Scott Bedbury, author of A New Brand World: Eight Principles for Achieving Brand Leadership in the 21st Century has five smart ways to build intelligent brandwidth:
1. Develop a beneficial cobranding deal with a good partner
Someone who brings something of value to the table that you don’t have. Starbucks’s deal with United Airlines put Starbucks coffee on United flights worldwide and allowed both sides to achieve important brand objectives.
2. Reach out for a brand extension.
Time magazine had a very popular section in the back of the book that featured interesting people. A brand extension turned that section into People magazine. People magazine was a dazzling success — so much so that it launched its own brand extension: Teen People magazine.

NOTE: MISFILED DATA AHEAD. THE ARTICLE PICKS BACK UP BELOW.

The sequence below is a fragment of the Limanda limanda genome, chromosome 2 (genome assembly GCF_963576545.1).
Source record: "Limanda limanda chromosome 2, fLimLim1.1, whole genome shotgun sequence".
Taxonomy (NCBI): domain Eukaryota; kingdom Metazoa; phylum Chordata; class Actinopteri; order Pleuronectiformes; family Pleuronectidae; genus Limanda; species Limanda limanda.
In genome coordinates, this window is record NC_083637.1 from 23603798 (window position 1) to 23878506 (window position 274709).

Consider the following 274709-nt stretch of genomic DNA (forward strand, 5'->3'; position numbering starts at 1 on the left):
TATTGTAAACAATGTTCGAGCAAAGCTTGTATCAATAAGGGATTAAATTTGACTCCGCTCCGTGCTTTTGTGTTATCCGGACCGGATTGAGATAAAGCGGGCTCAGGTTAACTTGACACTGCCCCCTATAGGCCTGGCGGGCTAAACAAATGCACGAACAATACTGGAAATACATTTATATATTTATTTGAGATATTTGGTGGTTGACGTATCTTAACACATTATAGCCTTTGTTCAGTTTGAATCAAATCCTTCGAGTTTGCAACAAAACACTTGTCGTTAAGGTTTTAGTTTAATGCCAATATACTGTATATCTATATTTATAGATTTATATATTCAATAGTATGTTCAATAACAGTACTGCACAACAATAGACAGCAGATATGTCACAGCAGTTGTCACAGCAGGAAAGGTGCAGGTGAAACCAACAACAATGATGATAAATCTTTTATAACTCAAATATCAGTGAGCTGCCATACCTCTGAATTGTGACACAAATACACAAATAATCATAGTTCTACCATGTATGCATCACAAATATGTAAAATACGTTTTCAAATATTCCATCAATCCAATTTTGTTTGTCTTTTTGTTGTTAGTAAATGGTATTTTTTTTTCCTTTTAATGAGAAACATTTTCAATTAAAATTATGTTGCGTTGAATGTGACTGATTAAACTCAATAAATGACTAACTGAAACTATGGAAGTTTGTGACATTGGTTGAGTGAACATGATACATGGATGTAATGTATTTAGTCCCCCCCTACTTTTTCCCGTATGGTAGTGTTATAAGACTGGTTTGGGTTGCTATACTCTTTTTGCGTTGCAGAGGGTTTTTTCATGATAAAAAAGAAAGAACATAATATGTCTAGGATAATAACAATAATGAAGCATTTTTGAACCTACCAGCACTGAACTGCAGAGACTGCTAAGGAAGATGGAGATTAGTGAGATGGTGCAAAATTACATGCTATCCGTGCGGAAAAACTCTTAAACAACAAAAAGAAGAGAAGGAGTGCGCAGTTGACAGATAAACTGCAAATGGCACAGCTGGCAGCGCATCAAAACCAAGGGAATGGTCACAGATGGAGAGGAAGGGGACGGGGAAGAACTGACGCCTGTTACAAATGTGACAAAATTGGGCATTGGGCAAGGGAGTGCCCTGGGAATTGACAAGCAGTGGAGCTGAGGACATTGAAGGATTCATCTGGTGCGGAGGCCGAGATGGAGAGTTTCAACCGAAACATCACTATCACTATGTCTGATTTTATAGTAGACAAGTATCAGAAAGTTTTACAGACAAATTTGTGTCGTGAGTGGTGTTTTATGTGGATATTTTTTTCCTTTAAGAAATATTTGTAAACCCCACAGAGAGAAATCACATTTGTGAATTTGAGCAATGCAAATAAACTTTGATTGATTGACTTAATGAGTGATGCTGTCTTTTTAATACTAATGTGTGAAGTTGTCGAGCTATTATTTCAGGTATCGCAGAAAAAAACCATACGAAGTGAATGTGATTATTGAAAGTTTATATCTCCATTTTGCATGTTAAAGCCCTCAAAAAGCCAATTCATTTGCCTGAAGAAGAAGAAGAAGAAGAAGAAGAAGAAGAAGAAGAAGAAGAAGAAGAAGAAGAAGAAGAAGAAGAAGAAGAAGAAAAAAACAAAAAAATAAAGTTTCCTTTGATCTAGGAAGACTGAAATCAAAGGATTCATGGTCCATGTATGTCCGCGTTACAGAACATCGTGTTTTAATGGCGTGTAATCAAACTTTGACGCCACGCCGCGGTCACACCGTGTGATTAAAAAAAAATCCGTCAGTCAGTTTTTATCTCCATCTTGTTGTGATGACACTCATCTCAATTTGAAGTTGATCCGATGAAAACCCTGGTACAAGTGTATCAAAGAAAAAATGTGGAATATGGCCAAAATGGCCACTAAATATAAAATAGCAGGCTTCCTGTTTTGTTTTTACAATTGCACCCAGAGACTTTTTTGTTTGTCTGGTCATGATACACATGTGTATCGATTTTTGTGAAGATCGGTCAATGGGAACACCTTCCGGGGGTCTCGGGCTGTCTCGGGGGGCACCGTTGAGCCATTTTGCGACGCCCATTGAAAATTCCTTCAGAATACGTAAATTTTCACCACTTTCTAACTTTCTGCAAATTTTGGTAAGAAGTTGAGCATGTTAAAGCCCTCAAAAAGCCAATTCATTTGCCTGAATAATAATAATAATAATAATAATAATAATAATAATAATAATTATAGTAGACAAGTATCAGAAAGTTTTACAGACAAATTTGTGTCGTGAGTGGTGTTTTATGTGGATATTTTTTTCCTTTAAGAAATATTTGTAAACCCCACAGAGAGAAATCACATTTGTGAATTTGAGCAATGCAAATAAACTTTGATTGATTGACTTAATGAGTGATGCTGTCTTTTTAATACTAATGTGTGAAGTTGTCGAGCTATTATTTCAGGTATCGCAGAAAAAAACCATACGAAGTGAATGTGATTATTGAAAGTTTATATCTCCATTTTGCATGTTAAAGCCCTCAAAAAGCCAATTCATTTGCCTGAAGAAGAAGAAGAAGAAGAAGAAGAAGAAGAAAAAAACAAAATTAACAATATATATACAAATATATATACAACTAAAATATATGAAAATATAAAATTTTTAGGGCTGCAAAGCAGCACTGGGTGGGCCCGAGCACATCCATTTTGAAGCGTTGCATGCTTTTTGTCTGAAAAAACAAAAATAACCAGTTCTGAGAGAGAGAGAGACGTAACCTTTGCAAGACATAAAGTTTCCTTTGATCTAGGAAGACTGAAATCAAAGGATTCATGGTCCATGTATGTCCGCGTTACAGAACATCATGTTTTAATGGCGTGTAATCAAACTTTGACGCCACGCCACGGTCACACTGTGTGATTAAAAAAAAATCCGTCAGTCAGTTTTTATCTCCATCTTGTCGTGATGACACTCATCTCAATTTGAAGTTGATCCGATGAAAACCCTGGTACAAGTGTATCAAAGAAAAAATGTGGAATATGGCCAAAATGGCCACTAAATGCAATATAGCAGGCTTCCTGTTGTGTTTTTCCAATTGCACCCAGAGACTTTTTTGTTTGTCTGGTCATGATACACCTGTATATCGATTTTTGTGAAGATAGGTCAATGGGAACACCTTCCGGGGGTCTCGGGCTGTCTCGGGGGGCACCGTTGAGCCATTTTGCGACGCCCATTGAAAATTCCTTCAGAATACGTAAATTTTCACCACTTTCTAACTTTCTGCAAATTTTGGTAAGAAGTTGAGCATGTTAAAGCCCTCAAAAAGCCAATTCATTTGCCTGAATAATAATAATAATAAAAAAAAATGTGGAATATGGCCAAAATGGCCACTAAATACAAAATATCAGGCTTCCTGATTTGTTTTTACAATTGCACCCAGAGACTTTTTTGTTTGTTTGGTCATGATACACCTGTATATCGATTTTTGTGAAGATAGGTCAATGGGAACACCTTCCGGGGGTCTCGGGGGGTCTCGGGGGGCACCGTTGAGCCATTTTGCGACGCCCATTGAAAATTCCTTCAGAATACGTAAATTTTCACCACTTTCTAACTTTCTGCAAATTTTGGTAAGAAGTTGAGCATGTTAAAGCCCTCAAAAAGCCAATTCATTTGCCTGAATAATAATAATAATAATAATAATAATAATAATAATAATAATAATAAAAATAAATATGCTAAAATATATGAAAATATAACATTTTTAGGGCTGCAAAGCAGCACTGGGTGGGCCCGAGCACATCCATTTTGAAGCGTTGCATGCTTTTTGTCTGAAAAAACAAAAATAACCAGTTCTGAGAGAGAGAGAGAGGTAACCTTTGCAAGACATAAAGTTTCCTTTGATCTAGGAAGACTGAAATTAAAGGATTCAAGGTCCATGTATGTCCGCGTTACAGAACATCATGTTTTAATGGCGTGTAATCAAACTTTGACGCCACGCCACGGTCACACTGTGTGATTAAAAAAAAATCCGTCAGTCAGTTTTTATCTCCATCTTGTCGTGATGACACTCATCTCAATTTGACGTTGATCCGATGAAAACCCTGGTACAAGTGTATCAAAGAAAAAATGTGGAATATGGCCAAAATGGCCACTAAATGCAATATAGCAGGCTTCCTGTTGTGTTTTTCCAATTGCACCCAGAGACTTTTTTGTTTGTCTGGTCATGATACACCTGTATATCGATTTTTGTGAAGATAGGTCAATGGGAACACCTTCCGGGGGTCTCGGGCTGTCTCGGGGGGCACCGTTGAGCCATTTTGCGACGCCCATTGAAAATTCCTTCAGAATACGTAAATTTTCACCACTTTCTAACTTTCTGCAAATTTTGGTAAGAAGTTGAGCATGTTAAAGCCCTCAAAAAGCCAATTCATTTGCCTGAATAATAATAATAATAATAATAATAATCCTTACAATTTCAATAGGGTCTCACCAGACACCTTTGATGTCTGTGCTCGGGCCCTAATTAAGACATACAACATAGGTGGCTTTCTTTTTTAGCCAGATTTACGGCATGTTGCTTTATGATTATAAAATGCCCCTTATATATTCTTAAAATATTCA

3. Leap into new distribution channels.
Putting Starbucks on United flights cobranded the cup of coffee. Putting whole-bean and ground coffees into more than 30,000 grocery stores created a complementary channel for an existing product.
4. Jump into new product categories.
Think about Ralph Lauren’s line of paints, which are now sold in home-improvement stores. The company unearthed a new category and a new distribution channel. Martha Stewart started with a cookbook. Today, if I need garden clogs, I’ll buy them from her. Starbucks became the maker of the best-selling coffee ice cream in grocery stores around the nation in less than six months.
5. Create a new subbrand.
Nike is a big brand — but Air Jordan is a tremendously successful subbrand. Toyota is a big brand — but Lexus is such a successful subbrand that most car buyers don’t even think of it as the child of a parent company (which may be the best compliment you can pay any subbrand).